Sackets Harbor Brewing Company, Sackets Harbor, N.Y.


Saturday’s trip to the world famous Old McDonald’s Farm in Sackets Harbor was a success for The Kid. She got to pet the bunnies, ride a tractor, pet the bunnies and was nearly licked by a large brown cow. But, as with everything, the farm ran its course after a couple of hours and the adults (The Wife, The Father, The Stepmother and I) were hungry.

Despite living in nearby Cape Vincent, neither The Father nor The Stepmother knew of anywhere to eat in Sackets. The only restaurant I know of is the brew pub located square in the middle of the village. Thanks to the GPS, I was able to find it.

The Sackets Harbor Brewing Company opened the doors of its brewpub in 1995 at its spot on West Main Street. It brews a number of different beers, but is best known for its War of 1812 Ale, a regionally-distributed amber. When we visited on Saturday afternoon, SHBC had seven beers on tap.

There was a 20-minute wait for a table on the recently expanded patio, so we opted for seating in the medium-sized dining room that overlooked the harbor. It seemed that a packed house at 1 p.m. on a Saturday was probably a good sign of what was in store. In terms of food, yes, it was a harbinger of delicious.

IMG_4487In terms of beer…ehhh, not so much.

My father and I each had the sampler — seven 5 oz. beers served in a wooden train for $12 (the restaurant keeps the train). We both skipped the stout, as we don’t particularly care for them. I rated the six beers on Untappd as such:

  • Sunrise Pale Ale: 3.5 out of 5 bottle caps (good, not great)
  • War of 1812 Amber Ale: 2.5/5 (very average)
  • Blackhorse IPA (black IPA): 4/5
  • Spoonful of Cream Ale: 0.5/5 (I think I called it miserable. I refused to finish it.)
  • Bodacious Blonde Ale: 2.5/5 (I called it totally average.)
  • Blueberry Ale: 4/5

As an aside, their root beer beats all of their beers without much fight.

The lunch menu offered an array of salads and sandwiches, supplementing the full dinner menu of steaks, fish and pastas. Everything on the lunch menu was priced in the $10 to $12 range, including my Adirondack burger — bacon, caramelized onions, cheddar cheese, apples, lettuce, tomato and onions. The kitchen cooked it medium rare, by request; a change from so many restaurants that refused to go lower than medium. The only downside were the food-serve French fries, which had that nasty coating to help them cook quickly and stay crispy. I’m not saying that the fries should always be handcut, but you have to draw the line at Crisco-coated potatoes.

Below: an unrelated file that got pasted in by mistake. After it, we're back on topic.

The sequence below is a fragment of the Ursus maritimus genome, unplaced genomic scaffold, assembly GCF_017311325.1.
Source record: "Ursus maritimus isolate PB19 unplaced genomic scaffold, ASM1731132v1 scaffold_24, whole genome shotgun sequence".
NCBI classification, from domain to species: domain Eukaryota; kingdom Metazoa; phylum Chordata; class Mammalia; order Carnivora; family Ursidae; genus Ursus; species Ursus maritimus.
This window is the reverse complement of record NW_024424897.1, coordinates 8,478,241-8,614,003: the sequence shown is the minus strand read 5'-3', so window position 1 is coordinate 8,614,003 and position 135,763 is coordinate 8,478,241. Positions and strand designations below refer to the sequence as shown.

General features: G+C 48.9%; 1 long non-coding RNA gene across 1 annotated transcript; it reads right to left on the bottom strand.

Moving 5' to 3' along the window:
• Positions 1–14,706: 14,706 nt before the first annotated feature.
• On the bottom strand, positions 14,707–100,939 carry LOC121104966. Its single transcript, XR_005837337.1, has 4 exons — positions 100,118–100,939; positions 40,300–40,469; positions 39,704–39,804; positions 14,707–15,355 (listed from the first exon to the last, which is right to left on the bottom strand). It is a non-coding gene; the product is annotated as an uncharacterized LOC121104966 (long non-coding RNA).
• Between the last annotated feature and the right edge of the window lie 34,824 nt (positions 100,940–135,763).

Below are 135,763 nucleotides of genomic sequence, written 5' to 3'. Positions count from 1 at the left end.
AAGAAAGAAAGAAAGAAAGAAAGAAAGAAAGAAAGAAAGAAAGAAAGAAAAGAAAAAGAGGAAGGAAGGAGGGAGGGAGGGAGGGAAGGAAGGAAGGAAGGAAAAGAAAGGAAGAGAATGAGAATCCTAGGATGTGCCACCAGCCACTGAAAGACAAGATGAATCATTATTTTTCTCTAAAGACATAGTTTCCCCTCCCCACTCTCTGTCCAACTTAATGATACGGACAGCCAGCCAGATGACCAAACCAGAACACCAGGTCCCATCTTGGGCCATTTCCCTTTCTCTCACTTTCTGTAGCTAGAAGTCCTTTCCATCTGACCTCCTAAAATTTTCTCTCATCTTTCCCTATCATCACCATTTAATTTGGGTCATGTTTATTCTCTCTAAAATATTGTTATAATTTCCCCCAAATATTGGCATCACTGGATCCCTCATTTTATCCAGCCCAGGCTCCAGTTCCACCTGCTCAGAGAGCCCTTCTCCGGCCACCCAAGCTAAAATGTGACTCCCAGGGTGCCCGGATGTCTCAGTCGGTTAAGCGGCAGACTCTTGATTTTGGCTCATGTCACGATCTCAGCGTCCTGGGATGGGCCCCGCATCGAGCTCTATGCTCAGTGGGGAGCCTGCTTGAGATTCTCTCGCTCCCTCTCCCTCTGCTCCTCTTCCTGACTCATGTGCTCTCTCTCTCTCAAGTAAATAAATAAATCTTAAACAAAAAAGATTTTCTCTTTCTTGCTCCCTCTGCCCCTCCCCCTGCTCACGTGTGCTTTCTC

The Wife enjoyed the fish and chips. Two large pieces of cod were battered in the 1812 Ale, fried, and served with the Crisco fries and homemade blue cheese coleslaw. The slaw was a winner. The cabbage was nice and crisp, with just enough blue cheese to wet and flavor the cabbage.


The Father went with the drunken sow — a slaw-topped pulled pork sandwich with homemade beer barbecue sauce — while The Stepmother picked the Brewben — a traditional reuben on marble rye. Both approved.

IMG_4491 IMG_4488

We passed on dessert, though we did order a round of root beers after the entrees came.

Having never before eaten a meal in Sackets Harbor, I have nothing to measure SHBC against. It was a perfectly serviceable meal that stacks up against any other bar menu in the Greater Syracuse area. The shame of it all was the hit-or-miss selection of beers, which you would not ordinarily expect from a brewpub.

The Sackets Harbor Brewing Company restaurant is located at 212 W. Main St. in Sackets Harbor. It is open seven days a week and reservations are accepted. I have no idea how much lunch was as The Father got to the bill before I did.

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